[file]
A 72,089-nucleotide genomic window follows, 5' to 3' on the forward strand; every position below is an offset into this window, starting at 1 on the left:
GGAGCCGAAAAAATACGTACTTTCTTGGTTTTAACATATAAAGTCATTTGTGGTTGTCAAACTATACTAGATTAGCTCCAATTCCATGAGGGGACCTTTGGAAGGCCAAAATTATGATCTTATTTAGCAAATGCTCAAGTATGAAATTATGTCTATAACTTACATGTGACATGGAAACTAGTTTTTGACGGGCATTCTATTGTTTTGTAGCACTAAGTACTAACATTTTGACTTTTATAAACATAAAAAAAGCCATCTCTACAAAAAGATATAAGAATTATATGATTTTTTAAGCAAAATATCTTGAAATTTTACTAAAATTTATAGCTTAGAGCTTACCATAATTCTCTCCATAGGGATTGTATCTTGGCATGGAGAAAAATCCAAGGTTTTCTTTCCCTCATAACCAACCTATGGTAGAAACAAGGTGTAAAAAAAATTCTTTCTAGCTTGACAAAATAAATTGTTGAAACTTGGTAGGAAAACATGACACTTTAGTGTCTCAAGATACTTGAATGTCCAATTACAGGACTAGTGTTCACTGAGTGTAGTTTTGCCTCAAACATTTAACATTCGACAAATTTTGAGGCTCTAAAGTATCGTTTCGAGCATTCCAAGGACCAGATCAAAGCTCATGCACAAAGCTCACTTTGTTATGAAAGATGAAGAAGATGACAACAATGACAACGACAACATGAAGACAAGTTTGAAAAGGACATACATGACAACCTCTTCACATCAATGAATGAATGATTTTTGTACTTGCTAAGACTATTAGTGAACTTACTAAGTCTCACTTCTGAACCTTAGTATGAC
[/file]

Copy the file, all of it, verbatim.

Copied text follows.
A 72,089-nucleotide genomic window follows, 5' to 3' on the forward strand; every position below is an offset into this window, starting at 1 on the left:
GGAGCCGAAAAAATACGTACTTTCTTGGTTTTAACATATAAAGTCATTTGTGGTTGTCAAACTATACTAGATTAGCTCCAATTCCATGAGGGGACCTTTGGAAGGCCAAAATTATGATCTTATTTAGCAAATGCTCAAGTATGAAATTATGTCTATAACTTACATGTGACATGGAAACTAGTTTTTGACGGGCATTCTATTGTTTTGTAGCACTAAGTACTAACATTTTGACTTTTATAAACATAAAAAAAGCCATCTCTACAAAAAGATATAAGAATTATATGATTTTTTAAGCAAAATATCTTGAAATTTTACTAAAATTTATAGCTTAGAGCTTACCATAATTCTCTCCATAGGGATTGTATCTTGGCATGGAGAAAAATCCAAGGTTTTCTTTCCCTCATAACCAACCTATGGTAGAAACAAGGTGTAAAAAAAATTCTTTCTAGCTTGACAAAATAAATTGTTGAAACTTGGTAGGAAAACATGACACTTTAGTGTCTCAAGATACTTGAATGTCCAATTACAGGACTAGTGTTCACTGAGTGTAGTTTTGCCTCAAACATTTAACATTCGACAAATTTTGAGGCTCTAAAGTATCGTTTCGAGCATTCCAAGGACCAGATCAAAGCTCATGCACAAAGCTCACTTTGTTATGAAAGATGAAGAAGATGACAACAATGACAACGACAACATGAAGACAAGTTTGAAAAGGACATACATGACAACCTCTTCACATCAATGAATGAATGATTTTTGTACTTGCTAAGACTATTAGTGAACTTACTAAGTCTCACTTCTGAACCTTAGTATGAC